Day One got off to a great start with the first of our renowned Morning Walks, ‘Listowel & it’s People’, led by local historian Vincent Carmody. A hugely popular event, the crowd was entertained along the way with live singing as Vincent regaled with stories of Listowel’s famous writers, publicans, weavers and blacksmiths.
Meanwhile, over in St John’s Theatre and Arts Centre, artist Syra Larkin’s exhibition ‘As I see it…!’ was getting underway. Syra studied at Hammersmith College of Art and her work has been exhibited at both solo and group exhibitions in Ireland, America, Spain, Italy, France and England. Her exhibits at St John’s are mostly oil and acrylic on linen and start at a very reasonable €250. Syra says, “I feel my work is a genuine response to my own personal existence, waking in the morning and painting whatever the day might bring.” The exhibit will remain at St John’s for the duration of the festival.
Our teen-focused festival, Operation Education, kicked off in Listowel Community Centre and was launched by gutsy Joanne O’Riordan, who is one of only seven people in the world with the rare disability known as Total Amelia. Joanne is currently studying criminology in UCC and recently featured in an inspirational documentary, No Limbs, No Limits. Rapper, Elayne Harrington, aka Temper-Mental MissElayneous, wowed the teenagers with a mixture of hip-hop and spoken word poetry.
Thursday also saw the launch of The National Children’s Literary Festival at the Community Centre, with workshops and readings from Sheena Dempsey, Andrew Cope & Spy Dog, Philip Ardagh and Sarah Webb. Listowel Park was transformed with a fabulous Alice in Wonderland installation from Buí Bolg, in time for a Mad Hatters Tea Party at 1.30pm on Saturday. This event is FREE and suitable for all ages.
It was standing room only in the ballroom of The Arms Hotel, where Anne Enright and Colm Tóibín were interviewed by Niall MacMonagle. Anne drew much laughter as she read three short extracts from her recent novel, The Green Road. Colm Tóibín admitted he had a hard act to follow as he then took to the podium to read from his recent novel Nora Webster. He needn’t have worried however, as the audience reacted very favourably, with much laughter and appreciation.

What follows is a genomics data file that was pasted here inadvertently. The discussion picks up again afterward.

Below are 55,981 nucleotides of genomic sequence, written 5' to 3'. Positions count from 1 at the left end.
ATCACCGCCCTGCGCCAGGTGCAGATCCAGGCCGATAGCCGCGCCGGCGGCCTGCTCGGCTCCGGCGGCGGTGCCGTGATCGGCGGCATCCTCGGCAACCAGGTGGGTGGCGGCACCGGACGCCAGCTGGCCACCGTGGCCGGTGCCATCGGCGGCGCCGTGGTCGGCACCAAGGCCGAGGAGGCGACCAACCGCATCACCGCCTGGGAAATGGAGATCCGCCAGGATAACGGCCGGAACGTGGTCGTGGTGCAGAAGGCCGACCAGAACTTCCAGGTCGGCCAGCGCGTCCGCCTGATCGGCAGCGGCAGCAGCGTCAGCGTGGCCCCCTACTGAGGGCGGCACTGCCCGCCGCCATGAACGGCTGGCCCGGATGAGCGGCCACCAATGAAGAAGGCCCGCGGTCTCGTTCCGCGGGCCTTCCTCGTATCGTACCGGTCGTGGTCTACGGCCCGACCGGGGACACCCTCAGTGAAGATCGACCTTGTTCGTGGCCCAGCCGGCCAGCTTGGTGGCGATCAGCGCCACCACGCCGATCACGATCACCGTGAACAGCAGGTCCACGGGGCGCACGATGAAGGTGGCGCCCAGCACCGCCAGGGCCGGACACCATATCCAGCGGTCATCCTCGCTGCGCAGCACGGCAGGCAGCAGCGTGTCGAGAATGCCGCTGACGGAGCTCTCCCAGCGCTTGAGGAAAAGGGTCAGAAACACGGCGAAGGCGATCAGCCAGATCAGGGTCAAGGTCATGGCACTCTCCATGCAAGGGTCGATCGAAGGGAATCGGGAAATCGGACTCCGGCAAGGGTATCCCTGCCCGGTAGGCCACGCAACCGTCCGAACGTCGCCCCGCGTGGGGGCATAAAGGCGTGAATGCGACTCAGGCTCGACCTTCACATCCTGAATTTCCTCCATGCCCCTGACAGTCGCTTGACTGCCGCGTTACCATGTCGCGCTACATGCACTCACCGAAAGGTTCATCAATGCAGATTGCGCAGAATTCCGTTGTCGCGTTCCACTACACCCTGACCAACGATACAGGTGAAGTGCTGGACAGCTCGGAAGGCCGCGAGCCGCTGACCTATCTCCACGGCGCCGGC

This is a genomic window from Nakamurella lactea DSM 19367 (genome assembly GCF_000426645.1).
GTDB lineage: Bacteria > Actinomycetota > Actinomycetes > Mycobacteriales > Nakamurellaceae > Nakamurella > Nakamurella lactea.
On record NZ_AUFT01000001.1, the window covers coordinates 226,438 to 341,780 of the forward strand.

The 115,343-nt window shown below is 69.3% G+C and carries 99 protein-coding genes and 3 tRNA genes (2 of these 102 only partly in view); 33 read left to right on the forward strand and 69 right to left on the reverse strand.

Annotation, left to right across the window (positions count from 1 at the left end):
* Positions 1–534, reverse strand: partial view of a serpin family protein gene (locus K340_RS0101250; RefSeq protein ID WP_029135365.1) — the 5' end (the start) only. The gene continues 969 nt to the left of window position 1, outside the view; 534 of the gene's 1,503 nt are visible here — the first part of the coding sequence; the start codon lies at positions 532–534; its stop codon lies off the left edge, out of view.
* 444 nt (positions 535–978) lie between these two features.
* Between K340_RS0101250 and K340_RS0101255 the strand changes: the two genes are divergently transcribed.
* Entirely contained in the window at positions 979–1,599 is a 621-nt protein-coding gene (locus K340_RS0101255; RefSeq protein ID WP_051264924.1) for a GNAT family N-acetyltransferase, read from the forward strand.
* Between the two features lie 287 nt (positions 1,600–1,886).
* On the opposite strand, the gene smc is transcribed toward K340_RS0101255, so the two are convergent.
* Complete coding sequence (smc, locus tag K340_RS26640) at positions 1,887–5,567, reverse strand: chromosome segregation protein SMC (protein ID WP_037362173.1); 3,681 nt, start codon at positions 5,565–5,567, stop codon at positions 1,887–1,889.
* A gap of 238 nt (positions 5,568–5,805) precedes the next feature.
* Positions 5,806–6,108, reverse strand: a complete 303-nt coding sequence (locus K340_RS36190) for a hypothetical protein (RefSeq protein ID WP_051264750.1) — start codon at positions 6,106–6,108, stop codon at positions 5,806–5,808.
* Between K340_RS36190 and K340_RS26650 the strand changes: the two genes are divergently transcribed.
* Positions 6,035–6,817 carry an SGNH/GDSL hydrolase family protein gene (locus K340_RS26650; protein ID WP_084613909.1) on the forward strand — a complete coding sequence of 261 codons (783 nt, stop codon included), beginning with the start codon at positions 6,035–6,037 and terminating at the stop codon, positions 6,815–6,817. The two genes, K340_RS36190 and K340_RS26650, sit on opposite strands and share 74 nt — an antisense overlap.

Niall remarked that there was a remarkable similarity between the two books – two widows, two mothers, four children, both exploring the difficulty of letting go, the need of letting, the necessity of letting go, and asked Colm if, perhaps, the book represented Mother Ireland in some way. Colm answered that it didn’t, and that for him, the novel represents unrecoverable memory, things unresolved, very personal things. He added that it might end up meaning something to someone else reading it, but for him, Nora Webster doesn’t represent an exploration of the country of Ireland and if it did, he would probably tear it up.
Niall then asked Anne if The Green Road is as intensely personal to her as Nora Webster is to Colm, drawing on the reservoir of family life and memory to make her narrative. She answered that it wasn’t, and that she doesn’t resist whatever added or subtracted layers of meaning can be playfully taken from her story. The mother figure, Rosaleen, in The Green Road was, she said, an archetypal character. She also noted that one of the reasons she writes is in order to be surprised at what she discovers.
Paul Durcan drew an equally large audience at The Arms Hotel when he read from his latest collection The Days of Surprise. As usual, the crowd was enraptured and there was much laughter and recognition as he read such playful poems as ‘The WB Yeats Shopping Centre’, a humorous, but nonetheless scathing depiction of consumerism gone mad.
Evening Theatre at St John’s Arts Centre was a powerful production by John MacKenna called ‘Lucinda Sly’, presented by the Mend & Makedo Theatre Company in conjunction with VISUAL Carlow. Based on the true story of the eponymous Lucinda Sly, who was publically hanged on a Carlow street in March 1835, the play drew gasps from the audience as a rape scene was depicted on stage.